Author(s): Moatti JP, Auquier P, Le Coroller AG, MacquartMoulin G
Abstract Share this page
Abstract The article discusses the proposal of some health economists to use the "cost per QALY (quality-adjusted-life year)" ratio as an universal indicator for economic assessment of medical interventions, in the so-called "cost-utility" analyses. Authors argue that QALYs are not a straightforward application of expected utility theory, which is the standard economic model of individual behaviours toward risk and uncertainty. Indeed, QALYs are compatible with economic utility theory only if individuals' preferences regarding health states satisfy certain very restrictive properties: utility independence between length of life and quality of life, constancy of the proportional trade-off between quality of life and length of life, risk neutrality towards health states, constancy through time of the utility associated with each health state. Aggregation of individual QALYs to obtain an indicator for patient groups at the societal level also raises complex equity problems. Last but not least, from the epistemological point of view, QALYs are based on the hypothesis that health interventions only affect the health of the individual and not any other aspects of his well-being. The authors conclude that the "cost per QALY" approach should be abandoned in order to avoid ambiguities that could impede the development of health economics in the medical field.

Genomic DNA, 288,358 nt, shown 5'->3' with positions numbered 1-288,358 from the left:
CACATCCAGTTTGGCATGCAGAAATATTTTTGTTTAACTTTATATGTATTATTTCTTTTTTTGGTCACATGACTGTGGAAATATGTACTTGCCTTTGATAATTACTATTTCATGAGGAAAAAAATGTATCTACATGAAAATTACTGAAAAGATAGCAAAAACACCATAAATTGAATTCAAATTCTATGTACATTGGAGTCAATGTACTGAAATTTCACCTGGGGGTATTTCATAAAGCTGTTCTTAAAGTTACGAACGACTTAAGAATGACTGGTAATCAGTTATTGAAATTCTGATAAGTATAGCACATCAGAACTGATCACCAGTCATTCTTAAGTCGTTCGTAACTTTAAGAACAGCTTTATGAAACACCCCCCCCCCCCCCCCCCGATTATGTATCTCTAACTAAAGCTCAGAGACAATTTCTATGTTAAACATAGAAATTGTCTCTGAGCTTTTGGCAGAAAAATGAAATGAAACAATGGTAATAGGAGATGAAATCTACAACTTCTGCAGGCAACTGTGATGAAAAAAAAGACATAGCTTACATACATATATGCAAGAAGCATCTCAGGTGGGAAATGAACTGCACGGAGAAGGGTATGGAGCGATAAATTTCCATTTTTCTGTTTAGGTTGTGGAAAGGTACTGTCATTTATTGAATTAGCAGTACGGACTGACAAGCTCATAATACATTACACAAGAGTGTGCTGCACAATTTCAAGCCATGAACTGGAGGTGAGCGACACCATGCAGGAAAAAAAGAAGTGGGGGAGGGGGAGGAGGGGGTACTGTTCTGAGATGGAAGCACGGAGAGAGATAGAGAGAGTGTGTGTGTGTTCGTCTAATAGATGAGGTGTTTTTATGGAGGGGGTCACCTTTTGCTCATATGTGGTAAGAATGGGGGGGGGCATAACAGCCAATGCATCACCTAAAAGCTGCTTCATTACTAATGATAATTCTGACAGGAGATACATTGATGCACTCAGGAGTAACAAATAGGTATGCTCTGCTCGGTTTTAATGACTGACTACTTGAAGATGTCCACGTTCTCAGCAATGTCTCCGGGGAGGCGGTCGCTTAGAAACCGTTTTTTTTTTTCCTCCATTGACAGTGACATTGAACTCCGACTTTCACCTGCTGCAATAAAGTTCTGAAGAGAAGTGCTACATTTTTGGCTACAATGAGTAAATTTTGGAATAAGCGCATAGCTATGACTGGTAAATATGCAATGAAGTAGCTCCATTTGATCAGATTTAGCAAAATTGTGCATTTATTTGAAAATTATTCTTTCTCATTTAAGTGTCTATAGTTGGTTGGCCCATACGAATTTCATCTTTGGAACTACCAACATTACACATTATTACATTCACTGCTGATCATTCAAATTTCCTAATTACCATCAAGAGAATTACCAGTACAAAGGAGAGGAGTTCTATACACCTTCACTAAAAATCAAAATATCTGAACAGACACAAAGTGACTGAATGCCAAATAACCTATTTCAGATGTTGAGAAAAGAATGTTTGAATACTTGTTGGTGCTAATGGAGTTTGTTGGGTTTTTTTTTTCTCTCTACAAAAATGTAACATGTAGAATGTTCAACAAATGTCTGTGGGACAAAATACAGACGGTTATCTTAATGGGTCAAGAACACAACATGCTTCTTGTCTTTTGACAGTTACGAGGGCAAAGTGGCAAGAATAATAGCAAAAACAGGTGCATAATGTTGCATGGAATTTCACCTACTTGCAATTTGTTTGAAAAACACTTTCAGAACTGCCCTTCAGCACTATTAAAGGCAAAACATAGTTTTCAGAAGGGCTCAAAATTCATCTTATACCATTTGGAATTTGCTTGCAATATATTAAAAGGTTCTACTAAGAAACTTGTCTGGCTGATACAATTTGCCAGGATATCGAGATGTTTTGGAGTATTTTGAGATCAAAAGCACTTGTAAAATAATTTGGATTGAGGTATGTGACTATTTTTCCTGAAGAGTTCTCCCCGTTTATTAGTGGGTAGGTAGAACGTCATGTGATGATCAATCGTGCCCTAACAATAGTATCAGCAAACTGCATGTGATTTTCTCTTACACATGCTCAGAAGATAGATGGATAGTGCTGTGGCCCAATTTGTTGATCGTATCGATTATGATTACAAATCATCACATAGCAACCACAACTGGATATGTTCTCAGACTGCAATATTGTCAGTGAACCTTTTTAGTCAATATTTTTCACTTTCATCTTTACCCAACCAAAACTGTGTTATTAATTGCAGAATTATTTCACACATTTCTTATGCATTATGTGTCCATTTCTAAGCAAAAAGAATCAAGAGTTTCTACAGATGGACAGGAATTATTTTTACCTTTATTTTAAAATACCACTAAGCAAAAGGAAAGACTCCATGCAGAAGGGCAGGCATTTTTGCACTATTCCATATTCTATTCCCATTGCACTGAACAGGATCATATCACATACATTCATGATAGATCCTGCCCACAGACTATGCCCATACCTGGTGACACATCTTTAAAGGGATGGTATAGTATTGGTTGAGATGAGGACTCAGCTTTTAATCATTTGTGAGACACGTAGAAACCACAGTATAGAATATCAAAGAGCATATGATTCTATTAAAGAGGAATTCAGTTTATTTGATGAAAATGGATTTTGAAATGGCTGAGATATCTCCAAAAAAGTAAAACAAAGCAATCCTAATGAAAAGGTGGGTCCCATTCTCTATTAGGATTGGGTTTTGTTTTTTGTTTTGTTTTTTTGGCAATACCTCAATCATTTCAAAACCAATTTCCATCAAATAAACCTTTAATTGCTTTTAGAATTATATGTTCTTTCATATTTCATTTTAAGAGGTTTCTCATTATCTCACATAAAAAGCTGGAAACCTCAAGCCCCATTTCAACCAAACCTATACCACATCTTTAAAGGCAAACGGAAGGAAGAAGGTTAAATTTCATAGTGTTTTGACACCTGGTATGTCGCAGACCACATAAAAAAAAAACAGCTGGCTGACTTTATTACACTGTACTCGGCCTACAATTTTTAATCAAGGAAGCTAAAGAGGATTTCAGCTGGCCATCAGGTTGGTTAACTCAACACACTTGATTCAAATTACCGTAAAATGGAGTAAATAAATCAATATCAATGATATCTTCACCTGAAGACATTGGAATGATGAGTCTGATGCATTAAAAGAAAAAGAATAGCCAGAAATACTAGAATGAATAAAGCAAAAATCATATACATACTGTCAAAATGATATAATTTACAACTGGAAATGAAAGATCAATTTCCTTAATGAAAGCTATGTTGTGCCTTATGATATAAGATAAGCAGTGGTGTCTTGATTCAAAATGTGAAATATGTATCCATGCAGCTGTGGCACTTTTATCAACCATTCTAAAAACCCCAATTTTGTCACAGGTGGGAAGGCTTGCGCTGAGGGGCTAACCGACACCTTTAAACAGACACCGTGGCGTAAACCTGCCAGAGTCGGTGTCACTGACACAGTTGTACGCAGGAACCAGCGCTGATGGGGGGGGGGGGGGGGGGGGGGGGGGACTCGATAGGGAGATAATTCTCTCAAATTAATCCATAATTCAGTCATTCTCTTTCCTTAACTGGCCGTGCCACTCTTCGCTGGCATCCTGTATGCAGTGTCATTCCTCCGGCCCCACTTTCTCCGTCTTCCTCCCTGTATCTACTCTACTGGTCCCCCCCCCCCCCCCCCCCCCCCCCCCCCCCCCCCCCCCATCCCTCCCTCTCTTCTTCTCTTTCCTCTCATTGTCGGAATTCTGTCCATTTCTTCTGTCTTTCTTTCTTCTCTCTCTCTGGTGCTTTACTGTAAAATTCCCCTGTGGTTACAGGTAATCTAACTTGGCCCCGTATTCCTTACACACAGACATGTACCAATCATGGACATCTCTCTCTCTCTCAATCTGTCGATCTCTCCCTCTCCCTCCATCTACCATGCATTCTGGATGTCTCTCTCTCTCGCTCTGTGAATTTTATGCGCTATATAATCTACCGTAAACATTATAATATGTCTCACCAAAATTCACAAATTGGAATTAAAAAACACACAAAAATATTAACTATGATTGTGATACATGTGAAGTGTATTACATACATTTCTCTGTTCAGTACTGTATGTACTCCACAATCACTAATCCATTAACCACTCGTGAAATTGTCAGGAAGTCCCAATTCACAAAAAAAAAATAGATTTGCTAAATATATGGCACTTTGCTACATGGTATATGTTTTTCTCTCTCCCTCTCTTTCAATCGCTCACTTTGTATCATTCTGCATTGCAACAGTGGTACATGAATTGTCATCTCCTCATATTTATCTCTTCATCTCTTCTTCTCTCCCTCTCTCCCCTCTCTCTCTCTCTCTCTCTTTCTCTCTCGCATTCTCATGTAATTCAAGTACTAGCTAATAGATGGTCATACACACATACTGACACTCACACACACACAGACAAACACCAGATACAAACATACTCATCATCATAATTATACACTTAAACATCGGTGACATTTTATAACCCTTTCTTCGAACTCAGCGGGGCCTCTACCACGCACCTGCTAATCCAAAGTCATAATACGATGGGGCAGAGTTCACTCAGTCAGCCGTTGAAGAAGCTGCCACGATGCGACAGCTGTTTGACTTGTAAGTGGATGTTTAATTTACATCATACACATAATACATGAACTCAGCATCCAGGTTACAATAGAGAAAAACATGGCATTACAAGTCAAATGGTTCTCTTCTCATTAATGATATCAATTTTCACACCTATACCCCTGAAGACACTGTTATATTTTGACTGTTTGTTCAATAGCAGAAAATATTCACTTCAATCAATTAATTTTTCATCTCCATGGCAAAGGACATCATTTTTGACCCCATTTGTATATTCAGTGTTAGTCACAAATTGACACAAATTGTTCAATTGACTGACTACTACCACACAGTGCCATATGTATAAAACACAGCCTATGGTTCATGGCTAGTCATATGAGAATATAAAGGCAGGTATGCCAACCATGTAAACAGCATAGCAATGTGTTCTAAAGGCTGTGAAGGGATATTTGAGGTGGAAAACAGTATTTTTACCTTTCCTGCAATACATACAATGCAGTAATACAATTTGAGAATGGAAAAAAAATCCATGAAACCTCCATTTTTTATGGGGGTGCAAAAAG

This article was published in Rev Epidemiol Sante Publique
and referenced in Journal of Stem Cell Research & Therapy